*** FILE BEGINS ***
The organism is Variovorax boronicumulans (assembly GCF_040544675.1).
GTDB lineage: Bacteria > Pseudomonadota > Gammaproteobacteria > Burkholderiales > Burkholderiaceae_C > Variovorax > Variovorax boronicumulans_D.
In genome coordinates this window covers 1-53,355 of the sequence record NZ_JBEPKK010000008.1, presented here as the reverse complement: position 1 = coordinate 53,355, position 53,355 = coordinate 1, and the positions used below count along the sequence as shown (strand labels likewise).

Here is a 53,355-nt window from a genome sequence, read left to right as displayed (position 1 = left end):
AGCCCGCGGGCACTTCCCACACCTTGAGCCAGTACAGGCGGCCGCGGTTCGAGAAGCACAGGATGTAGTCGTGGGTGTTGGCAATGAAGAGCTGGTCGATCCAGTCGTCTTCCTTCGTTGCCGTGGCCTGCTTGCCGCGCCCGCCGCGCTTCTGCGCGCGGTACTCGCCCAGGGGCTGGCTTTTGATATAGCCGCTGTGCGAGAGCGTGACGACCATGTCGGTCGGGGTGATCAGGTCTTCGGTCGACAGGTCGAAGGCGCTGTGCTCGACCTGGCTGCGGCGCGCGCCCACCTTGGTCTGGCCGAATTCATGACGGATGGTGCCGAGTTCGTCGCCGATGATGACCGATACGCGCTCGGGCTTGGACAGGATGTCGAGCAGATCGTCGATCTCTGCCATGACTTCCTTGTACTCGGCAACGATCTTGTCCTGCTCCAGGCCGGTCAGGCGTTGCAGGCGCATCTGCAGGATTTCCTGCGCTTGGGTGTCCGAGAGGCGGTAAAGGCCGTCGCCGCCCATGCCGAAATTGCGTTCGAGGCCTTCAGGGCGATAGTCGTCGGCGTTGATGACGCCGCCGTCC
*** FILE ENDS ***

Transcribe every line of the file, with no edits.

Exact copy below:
The organism is Variovorax boronicumulans (assembly GCF_040544675.1).
GTDB lineage: Bacteria > Pseudomonadota > Gammaproteobacteria > Burkholderiales > Burkholderiaceae_C > Variovorax > Variovorax boronicumulans_D.
In genome coordinates this window covers 1-53,355 of the sequence record NZ_JBEPKK010000008.1, presented here as the reverse complement: position 1 = coordinate 53,355, position 53,355 = coordinate 1, and the positions used below count along the sequence as shown (strand labels likewise).

Here is a 53,355-nt window from a genome sequence, read left to right as displayed (position 1 = left end):
AGCCCGCGGGCACTTCCCACACCTTGAGCCAGTACAGGCGGCCGCGGTTCGAGAAGCACAGGATGTAGTCGTGGGTGTTGGCAATGAAGAGCTGGTCGATCCAGTCGTCTTCCTTCGTTGCCGTGGCCTGCTTGCCGCGCCCGCCGCGCTTCTGCGCGCGGTACTCGCCCAGGGGCTGGCTTTTGATATAGCCGCTGTGCGAGAGCGTGACGACCATGTCGGTCGGGGTGATCAGGTCTTCGGTCGACAGGTCGAAGGCGCTGTGCTCGACCTGGCTGCGGCGCGCGCCCACCTTGGTCTGGCCGAATTCATGACGGATGGTGCCGAGTTCGTCGCCGATGATGACCGATACGCGCTCGGGCTTGGACAGGATGTCGAGCAGATCGTCGATCTCTGCCATGACTTCCTTGTACTCGGCAACGATCTTGTCCTGCTCCAGGCCGGTCAGGCGTTGCAGGCGCATCTGCAGGATTTCCTGCGCTTGGGTGTCCGAGAGGCGGTAAAGGCCGTCGCCGCCCATGCCGAAATTGCGTTCGAGGCCTTCAGGGCGATAGTCGTCGGCGTTGATGACGCCGCCGTCC